William is an 87-year old resident of a skilled facility in a small town. He is single and consists of only 1 living relative, a 35-year old nephew who is a strong supporter of the individual's right to die. William came to the NSF 4 months ago after a stroke which left him not able to talk and paralyzed on the right side. He has become unresponsive. He has a little appetite and denies hydration. His doctor has given him IV nutrition and hydration however it is quickly becoming difficult to find out intact veins. He has never given any indication of his wishes; however his nephew insists that he doesn't want to live "like this" and "his time has come, and he should be let go." An NG tube was unsuccessful as he repeatedly eliminates it. The facility's policy is to follow the individual's wishes if they are known. The staff members caring for him insist that aside from the effects of the stroke, little is really wrong with him.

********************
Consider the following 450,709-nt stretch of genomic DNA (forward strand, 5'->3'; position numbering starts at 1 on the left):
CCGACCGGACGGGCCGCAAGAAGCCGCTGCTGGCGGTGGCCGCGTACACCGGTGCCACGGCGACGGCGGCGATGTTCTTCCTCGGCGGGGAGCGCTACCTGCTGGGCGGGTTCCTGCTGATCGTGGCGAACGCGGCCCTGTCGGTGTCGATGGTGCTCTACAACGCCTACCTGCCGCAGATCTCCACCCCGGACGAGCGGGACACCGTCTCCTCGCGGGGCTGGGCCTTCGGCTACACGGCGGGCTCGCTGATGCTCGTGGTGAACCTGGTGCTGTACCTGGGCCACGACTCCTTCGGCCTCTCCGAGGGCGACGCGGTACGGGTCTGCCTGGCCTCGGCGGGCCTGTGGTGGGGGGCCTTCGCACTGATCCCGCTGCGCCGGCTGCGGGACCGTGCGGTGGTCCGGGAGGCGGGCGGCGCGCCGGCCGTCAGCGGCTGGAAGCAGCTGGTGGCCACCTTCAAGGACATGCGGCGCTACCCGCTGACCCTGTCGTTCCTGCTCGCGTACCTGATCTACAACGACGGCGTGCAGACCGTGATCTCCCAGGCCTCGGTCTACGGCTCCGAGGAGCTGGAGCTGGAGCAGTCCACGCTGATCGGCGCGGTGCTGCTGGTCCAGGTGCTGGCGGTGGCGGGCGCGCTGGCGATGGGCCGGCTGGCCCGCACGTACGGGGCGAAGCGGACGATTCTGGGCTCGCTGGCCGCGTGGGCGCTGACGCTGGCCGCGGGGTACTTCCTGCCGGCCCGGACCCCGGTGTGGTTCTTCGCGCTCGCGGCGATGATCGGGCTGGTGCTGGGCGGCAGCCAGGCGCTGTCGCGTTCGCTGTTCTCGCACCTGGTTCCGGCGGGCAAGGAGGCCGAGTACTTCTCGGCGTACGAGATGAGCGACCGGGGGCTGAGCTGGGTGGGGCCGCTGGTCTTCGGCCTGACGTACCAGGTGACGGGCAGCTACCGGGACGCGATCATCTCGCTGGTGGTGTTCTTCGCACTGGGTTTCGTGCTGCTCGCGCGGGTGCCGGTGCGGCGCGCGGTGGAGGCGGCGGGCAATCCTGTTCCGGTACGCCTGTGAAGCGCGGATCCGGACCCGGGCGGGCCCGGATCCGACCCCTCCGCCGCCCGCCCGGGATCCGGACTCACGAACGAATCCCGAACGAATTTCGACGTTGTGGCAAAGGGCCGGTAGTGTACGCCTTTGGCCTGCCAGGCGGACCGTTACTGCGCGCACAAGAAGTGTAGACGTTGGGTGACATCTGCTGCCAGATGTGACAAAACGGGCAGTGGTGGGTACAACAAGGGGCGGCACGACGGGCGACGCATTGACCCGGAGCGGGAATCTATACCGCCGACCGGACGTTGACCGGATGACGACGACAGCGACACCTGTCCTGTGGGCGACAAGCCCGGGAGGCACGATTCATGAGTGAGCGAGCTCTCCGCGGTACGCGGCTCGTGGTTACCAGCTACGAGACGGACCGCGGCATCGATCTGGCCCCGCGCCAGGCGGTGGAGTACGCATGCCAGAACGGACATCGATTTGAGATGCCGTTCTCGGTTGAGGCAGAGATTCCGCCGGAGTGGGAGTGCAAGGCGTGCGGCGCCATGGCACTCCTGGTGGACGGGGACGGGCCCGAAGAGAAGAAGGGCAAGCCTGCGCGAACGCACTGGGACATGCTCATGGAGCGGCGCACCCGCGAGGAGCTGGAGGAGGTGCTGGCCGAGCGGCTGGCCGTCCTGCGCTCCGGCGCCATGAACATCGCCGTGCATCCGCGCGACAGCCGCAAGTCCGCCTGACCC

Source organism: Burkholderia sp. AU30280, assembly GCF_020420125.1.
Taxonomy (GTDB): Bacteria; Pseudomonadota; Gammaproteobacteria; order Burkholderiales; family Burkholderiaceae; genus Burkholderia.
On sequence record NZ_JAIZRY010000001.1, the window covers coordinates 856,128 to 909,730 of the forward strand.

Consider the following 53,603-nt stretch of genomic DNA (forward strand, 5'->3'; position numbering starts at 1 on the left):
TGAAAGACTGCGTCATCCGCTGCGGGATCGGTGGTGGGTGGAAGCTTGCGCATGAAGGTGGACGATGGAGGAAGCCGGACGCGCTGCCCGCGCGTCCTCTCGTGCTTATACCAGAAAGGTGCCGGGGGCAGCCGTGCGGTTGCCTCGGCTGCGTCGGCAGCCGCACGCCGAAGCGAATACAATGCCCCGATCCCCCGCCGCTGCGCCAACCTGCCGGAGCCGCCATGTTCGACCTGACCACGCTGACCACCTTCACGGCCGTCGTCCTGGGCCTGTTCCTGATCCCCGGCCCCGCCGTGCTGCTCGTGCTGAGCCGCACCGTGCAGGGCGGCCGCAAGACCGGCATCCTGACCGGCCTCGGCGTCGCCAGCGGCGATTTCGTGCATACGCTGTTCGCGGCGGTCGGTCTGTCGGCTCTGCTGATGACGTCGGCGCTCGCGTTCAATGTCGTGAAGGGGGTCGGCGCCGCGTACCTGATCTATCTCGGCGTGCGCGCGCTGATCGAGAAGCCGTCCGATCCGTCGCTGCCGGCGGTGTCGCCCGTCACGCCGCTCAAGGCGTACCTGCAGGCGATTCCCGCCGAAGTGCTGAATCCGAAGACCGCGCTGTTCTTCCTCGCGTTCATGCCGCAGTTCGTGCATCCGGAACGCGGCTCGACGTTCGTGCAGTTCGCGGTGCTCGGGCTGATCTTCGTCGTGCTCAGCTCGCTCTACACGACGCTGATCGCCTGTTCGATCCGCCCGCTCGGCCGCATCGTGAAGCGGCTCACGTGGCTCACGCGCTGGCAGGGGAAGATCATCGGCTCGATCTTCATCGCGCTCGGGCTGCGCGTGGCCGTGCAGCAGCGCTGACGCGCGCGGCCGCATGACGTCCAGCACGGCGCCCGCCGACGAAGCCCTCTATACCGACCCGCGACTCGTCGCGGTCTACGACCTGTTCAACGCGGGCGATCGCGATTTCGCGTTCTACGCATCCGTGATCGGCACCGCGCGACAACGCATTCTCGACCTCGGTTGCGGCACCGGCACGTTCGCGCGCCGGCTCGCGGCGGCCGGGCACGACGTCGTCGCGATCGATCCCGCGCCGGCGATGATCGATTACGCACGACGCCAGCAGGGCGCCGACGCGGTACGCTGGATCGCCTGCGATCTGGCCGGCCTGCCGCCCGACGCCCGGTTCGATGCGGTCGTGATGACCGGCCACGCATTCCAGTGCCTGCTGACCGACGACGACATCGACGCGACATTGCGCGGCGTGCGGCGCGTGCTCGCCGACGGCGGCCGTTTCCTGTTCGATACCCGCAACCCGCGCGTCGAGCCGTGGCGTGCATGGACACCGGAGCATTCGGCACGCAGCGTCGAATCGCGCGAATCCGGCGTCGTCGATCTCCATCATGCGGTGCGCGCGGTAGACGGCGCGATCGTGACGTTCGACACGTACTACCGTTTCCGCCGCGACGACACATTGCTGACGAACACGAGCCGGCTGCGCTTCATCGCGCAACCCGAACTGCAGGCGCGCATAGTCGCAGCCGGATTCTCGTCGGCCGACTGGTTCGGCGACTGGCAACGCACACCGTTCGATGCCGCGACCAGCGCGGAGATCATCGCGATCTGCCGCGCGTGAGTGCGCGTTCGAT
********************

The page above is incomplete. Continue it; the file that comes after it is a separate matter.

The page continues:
Illustrate your analysis of the different ethical considerations comprised in this situation? How must the competing ethical considerations be solved? Argue both sides of the issue, basing your arguments on the ethical theories and/or principles. CITE SOURCES!